Sydney - England beat Australia on Saturday to claim a first 3-0 series win in Australia. We t look at five things we learnt from the tour:
England aim for the top
England's historic 3-0 Test series triumph in Australia has given coach Eddie Jones further momentum for his push for his side to become world rugby's top-ranked team after supplanting the Wallabies as number two in the rankings. Jones says England must become more consistent if they are to challenge world champions New Zealand and launch a serious assault for the Webb Ellis trophy at the 2019 World Cup in Japan. Saturday saw England's ninth consecutive Test win under Jones as their momentum grows.
Farrell, Itoje world class?
England, growing in confidence under Jones, may have a couple of world-class players in their midst. Openside-flanker James Haskell, 31, and 30-year-old Chris Robshaw had outstanding series, but 21-year-old lock Maro Itoje continued his meteoric rise with his all-action work in the set-pieces and at the breakdown. Owen Farrell had critics talking of his world-class status after kicking England to victory with 24 points in the final Test to finish with 66 for the series.
Jones outpoints Cheika in coach battle
Right from the outset with his Bodyline chatter, Jones was always a step ahead of his former Randwick clubmate Michael Cheika in the mind games and tactical battle. Jones probed for weaknesses in the Wallabies, identified them and then drew up the game plan to execute them with chilling efficiency. A series drubbing is an emphatic indicator that Jones won the battle of the coaches, coming just eight months after Cheika guided the Wallabies to the World Cup final eliminating hosts England along the way.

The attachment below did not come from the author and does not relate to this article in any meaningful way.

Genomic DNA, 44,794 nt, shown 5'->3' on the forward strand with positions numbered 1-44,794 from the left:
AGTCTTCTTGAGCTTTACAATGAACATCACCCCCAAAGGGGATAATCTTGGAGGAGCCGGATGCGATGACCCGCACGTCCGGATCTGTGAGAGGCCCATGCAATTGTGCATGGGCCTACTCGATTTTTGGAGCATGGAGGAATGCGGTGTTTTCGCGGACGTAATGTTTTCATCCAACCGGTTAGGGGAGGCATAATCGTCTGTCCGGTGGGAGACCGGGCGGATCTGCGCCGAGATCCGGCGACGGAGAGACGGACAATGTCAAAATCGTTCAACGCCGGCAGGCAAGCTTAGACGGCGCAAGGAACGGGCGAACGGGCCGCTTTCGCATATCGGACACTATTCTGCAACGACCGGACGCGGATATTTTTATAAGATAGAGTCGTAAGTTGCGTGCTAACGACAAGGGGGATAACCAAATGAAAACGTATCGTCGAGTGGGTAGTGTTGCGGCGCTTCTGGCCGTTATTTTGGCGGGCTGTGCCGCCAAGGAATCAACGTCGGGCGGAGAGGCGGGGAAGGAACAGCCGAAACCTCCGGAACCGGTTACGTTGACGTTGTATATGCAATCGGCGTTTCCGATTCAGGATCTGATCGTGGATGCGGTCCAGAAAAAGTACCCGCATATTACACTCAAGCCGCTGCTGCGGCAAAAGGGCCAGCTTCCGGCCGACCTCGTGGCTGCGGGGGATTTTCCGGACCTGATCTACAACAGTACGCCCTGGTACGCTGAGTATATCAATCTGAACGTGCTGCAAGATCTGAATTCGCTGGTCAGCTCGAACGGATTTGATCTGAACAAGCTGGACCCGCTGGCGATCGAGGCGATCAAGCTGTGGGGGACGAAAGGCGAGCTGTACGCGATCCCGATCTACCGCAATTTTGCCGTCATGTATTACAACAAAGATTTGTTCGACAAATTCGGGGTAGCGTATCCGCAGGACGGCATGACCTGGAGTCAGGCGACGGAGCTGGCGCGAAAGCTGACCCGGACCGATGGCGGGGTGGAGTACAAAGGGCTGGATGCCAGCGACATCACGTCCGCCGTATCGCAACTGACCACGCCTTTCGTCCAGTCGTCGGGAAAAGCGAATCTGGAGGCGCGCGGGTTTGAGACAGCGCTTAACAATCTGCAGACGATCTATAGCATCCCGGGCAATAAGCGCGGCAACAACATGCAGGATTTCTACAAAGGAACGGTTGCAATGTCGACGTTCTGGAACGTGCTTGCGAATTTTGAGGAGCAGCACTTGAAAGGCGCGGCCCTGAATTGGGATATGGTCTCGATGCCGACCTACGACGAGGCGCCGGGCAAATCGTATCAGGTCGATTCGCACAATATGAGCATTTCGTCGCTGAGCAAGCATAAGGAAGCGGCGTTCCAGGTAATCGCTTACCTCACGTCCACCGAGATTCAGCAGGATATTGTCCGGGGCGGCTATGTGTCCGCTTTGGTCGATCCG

Cheika's attacking strategy under scrutiny
Cheika blamed Australia's high error rate at crucial moments for stifling their chances of beating England. Cheika's high-risk attacking rugby, effective at last year's World Cup, broke down through inaccuracy and ill-discipline to give England the whip hand in their three encounters. Nonetheless Cheika says the Wallabies will press on with their running style. "We are playing a lot of attacking rugby and we don't want to stop doing that... there is always a risk that if you're not accurate you get hit a lot on the counter," he says.
Pocock vital for Wallabies success
David Pocock's absence over the last two Tests with a fractured eye socket was a significant blow for the Wallabies. His peerless ball-poaching skills at the breakdown were sorely missed and the stats back up the importance of the back-rower to his team's fortunes. Since the start of Pocock's Test career in November 2008, the Wallabies have won around 58 percent of all their games. Without Pocock over that period, that falls to about 52 percent and with him it rises to 63 percent. Australia are effectively 20 percent less likely to win if Pocock is not on the field.